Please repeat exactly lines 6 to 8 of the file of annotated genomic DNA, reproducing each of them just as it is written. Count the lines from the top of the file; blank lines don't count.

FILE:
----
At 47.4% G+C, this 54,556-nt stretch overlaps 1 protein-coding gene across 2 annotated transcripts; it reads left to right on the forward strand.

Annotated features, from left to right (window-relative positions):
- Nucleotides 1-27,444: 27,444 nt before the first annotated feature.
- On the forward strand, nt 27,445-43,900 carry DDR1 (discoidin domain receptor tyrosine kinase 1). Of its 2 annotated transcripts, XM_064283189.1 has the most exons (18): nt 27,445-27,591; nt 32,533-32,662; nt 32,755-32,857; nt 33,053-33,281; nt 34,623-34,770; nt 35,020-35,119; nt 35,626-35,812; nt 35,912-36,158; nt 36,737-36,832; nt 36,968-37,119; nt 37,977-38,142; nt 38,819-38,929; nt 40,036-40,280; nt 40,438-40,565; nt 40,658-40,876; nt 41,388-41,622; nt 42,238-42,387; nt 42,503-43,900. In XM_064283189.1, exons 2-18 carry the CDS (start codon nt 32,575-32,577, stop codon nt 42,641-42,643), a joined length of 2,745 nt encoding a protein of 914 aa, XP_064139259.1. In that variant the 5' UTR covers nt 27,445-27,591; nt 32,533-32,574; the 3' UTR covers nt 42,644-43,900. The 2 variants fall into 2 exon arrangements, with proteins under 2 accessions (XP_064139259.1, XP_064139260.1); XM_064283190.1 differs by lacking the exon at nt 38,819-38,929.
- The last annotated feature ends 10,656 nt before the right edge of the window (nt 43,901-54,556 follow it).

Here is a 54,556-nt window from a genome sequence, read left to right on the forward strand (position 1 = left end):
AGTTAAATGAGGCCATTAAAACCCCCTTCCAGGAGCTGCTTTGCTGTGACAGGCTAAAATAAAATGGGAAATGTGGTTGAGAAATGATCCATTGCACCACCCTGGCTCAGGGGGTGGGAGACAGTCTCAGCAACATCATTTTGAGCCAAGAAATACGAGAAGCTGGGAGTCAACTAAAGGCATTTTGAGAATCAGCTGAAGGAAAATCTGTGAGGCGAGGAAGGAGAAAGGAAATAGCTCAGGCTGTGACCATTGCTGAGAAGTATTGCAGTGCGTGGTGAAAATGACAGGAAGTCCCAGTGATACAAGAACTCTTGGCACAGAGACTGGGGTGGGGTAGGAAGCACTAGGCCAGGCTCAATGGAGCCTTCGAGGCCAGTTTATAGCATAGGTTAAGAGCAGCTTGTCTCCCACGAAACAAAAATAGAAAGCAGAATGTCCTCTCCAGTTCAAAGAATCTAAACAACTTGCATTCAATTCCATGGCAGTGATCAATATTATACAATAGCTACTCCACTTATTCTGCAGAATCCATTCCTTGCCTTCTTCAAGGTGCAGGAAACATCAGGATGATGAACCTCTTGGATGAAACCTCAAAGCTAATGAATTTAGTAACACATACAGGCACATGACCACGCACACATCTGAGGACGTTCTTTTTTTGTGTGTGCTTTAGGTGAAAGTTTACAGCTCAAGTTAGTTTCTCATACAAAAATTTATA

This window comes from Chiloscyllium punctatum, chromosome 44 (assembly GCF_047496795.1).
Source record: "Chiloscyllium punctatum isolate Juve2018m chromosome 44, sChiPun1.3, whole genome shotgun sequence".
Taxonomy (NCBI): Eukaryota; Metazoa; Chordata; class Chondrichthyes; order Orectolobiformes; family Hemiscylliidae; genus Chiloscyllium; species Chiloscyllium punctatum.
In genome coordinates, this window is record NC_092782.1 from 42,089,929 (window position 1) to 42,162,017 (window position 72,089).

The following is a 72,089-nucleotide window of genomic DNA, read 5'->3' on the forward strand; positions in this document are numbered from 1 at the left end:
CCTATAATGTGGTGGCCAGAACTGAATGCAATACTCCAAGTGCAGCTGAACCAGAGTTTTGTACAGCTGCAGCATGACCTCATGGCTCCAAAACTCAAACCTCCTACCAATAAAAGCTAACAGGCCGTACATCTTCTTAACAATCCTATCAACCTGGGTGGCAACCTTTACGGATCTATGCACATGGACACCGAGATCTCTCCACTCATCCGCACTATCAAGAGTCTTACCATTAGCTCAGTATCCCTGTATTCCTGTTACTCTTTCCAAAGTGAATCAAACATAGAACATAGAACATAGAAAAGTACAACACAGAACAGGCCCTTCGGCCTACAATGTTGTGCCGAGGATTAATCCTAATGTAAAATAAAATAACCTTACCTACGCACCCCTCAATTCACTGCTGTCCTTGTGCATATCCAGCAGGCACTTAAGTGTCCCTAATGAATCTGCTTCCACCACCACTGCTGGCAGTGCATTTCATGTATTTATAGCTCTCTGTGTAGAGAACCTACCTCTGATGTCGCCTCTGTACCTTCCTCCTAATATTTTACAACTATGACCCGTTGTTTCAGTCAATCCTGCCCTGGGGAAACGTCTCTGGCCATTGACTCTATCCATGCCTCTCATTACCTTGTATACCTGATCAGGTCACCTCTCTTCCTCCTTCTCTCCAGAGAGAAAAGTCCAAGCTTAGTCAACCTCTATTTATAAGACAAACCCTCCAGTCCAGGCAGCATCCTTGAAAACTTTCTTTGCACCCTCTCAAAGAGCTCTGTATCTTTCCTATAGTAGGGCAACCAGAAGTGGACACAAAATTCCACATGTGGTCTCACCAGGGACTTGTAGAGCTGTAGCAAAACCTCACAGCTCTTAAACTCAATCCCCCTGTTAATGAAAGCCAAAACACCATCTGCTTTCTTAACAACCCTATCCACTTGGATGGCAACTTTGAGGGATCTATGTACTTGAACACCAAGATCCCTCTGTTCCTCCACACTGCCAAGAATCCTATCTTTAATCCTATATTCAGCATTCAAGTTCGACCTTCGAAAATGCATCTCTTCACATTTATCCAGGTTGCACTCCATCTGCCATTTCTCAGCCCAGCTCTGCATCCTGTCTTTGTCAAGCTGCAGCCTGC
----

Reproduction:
Here is a 54,556-nt window from a genome sequence, read left to right on the forward strand (position 1 = left end):
AGTTAAATGAGGCCATTAAAACCCCCTTCCAGGAGCTGCTTTGCTGTGACAGGCTAAAATAAAATGGGAAATGTGGTTGAGAAATGATCCATTGCACCACCCTGGCTCAGGGGGTGGGAGACAGTCTCAGCAACATCATTTTGAGCCAAGAAATACGAGAAGCTGGGAGTCAACTAAAGGCATTTTGAGAATCAGCTGAAGGAAAATCTGTGAGGCGAGGAAGGAGAAAGGAAATAGCTCAGGCTGTGACCATTGCTGAGAAGTATTGCAGTGCGTGGTGAAAATGACAGGAAGTCCCAGTGATACAAGAACTCTTGGCACAGAGACTGGGGTGGGGTAGGAAGCACTAGGCCAGGCTCAATGGAGCCTTCGAGGCCAGTTTATAGCATAGGTTAAGAGCAGCTTGTCTCCCACGAAACAAAAATAGAAAGCAGAATGTCCTCTCCAGTTCAAAGAATCTAAACAACTTGCATTCAATTCCATGGCAGTGATCAATATTATACAATAGCTACTCCACTTATTCTGCAGAATCCATTCCTTGCCTTCTTCAAGGTGCAGGAAACATCAGGATGATGAACCTCTTGGATGAAACCTCAAAGCTAATGAATTTAGTAACACATACAGGCACATGACCACGCACACATCTGAGGACGTTCTTTTTTTGTGTGTGCTTTAGGTGAAAGTTTACAGCTCAAGTTAGTTTCTCATACAAAAATTTATA

This window comes from Chiloscyllium punctatum, chromosome 44 (assembly GCF_047496795.1).